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U.S. and Mexico Enter Mutual Recognition Arrangement

On October 17, 2014, the U.S. Customs and Border Protection (CBP) and Mexico’s Tax Administration Service (SAT) signed a mutual recognition arrangement aimed at linking CBP’s Customs-Trade Partnership Against Terrorism (C-TPAT) and SAT’s New Certified Companies Scheme (NEEC).  The arrangement is intended to help secure and facilitate global cargo trade.

Benefits for program members will include:

  • Fewer exams when shipping cargo
  • A faster validation process
  • Common standards
  • Efficiency for Customs and business
  • Transparency between Customs administrations
  • Business resumption
  • Front-of-the-line processing
  • Marketability

Earlier this year, the U.S. and Mexico entered another partnership aimed at promoting the safety of fresh agricultural products.  The two countries are forming multiple partnerships related to trade since Mexico is one of the United States’ largest trading partners.  In 2013, Mexico was the 3rd largest supplier of imports to the US and was the 2nd largest market for US exports.

Though partnerships are making trade between the two countries safer and easier, the U.S. Food and Drug Administration (FDA) still has plentiful requirements for foreign companies distributing food and beverages, drugs, medical devices, or cosmetics in the United States.  FDA and CBP work together at U.S. ports of entry to ensure compliance.  Mexican companies must register with FDA, follow strict labeling requirements, and maintain a U.S. Agent for FDA communications.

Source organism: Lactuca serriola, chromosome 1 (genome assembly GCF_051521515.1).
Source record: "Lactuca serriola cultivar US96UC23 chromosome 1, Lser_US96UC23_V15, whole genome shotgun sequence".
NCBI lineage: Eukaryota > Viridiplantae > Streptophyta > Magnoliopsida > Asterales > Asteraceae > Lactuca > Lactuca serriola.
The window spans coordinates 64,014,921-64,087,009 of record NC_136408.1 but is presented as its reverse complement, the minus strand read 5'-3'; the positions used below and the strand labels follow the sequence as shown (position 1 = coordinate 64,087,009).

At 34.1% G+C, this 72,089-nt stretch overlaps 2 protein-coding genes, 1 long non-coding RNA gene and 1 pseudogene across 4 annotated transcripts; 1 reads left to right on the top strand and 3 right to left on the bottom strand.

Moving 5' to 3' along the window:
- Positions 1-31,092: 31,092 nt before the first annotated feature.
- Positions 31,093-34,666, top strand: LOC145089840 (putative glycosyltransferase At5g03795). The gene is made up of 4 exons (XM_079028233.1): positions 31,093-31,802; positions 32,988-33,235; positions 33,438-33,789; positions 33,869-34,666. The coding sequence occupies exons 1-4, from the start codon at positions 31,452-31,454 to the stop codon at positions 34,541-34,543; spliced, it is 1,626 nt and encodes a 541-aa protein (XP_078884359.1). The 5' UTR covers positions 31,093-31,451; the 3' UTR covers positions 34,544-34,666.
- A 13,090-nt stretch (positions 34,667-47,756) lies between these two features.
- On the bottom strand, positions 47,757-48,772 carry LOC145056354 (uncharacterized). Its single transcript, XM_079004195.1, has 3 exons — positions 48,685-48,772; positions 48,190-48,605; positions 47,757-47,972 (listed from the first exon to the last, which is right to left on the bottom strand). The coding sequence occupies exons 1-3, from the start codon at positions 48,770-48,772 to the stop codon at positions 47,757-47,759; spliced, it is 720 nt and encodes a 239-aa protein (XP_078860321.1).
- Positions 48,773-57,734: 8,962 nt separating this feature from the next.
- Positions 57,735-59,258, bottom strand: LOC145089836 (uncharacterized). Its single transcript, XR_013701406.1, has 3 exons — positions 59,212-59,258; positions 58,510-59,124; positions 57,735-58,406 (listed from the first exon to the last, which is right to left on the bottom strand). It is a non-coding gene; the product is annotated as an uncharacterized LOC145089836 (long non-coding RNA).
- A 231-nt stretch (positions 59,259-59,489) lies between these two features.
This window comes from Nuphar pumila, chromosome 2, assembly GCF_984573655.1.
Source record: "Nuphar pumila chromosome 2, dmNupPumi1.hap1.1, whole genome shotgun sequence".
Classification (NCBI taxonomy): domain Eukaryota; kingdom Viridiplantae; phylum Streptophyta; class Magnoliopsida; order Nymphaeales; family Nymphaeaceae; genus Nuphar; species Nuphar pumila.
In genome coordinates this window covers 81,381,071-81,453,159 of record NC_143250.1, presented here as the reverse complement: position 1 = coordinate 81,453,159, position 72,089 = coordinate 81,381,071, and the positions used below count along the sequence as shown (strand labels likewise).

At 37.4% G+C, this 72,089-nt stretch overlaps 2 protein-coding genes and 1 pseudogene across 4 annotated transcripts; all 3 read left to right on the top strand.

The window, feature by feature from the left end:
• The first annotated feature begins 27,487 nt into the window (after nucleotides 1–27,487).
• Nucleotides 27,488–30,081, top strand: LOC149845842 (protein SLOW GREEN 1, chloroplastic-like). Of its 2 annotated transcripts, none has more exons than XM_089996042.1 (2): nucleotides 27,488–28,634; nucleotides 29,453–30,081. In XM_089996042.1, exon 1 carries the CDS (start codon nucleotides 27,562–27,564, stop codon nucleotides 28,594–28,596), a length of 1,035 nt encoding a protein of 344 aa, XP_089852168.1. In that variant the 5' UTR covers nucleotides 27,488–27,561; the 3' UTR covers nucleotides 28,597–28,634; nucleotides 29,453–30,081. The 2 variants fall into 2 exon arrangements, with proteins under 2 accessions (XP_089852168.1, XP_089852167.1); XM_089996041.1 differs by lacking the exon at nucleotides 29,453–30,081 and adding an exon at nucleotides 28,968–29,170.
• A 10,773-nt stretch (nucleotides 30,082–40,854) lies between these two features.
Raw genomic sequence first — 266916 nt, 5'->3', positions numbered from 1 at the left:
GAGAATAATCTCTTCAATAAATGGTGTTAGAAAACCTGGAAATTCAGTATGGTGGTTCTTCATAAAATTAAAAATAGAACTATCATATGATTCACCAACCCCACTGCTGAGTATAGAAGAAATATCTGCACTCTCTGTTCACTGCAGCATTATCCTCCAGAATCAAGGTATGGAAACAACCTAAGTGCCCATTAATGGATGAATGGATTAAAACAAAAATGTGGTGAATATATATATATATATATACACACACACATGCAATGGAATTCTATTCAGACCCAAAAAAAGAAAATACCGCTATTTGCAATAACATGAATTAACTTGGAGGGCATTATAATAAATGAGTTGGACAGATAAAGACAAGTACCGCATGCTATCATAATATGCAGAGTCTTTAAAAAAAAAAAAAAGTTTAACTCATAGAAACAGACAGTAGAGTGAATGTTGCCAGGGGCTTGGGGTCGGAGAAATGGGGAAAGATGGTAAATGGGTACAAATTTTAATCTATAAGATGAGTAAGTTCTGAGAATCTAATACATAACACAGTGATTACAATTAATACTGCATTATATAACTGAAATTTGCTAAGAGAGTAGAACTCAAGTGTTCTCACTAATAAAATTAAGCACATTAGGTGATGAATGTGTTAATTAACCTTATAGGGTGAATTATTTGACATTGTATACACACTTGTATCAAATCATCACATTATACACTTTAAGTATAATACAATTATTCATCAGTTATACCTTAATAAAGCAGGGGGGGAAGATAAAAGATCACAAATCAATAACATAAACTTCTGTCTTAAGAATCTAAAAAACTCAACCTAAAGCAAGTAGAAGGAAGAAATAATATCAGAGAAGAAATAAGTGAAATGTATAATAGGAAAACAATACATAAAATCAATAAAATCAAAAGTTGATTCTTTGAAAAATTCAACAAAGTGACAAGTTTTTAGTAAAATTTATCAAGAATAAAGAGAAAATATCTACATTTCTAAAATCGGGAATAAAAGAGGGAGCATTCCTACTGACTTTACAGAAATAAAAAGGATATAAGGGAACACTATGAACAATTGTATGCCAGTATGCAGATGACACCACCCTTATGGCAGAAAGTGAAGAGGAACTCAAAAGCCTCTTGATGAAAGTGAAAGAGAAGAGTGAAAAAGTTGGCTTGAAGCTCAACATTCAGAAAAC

Registrar Corp, an FDA compliance firm, can assist Mexican companies with all of these requirements and more.  Visit our site to see all of the services we offer.  If you have any questions about FDA regulations for companies located outside the U.S., contact Registrar Corp at 1-757-224-0177 or speak to a Regulatory Specialists 24 hours a day at: http://www.registrarcorp.com/livehelp.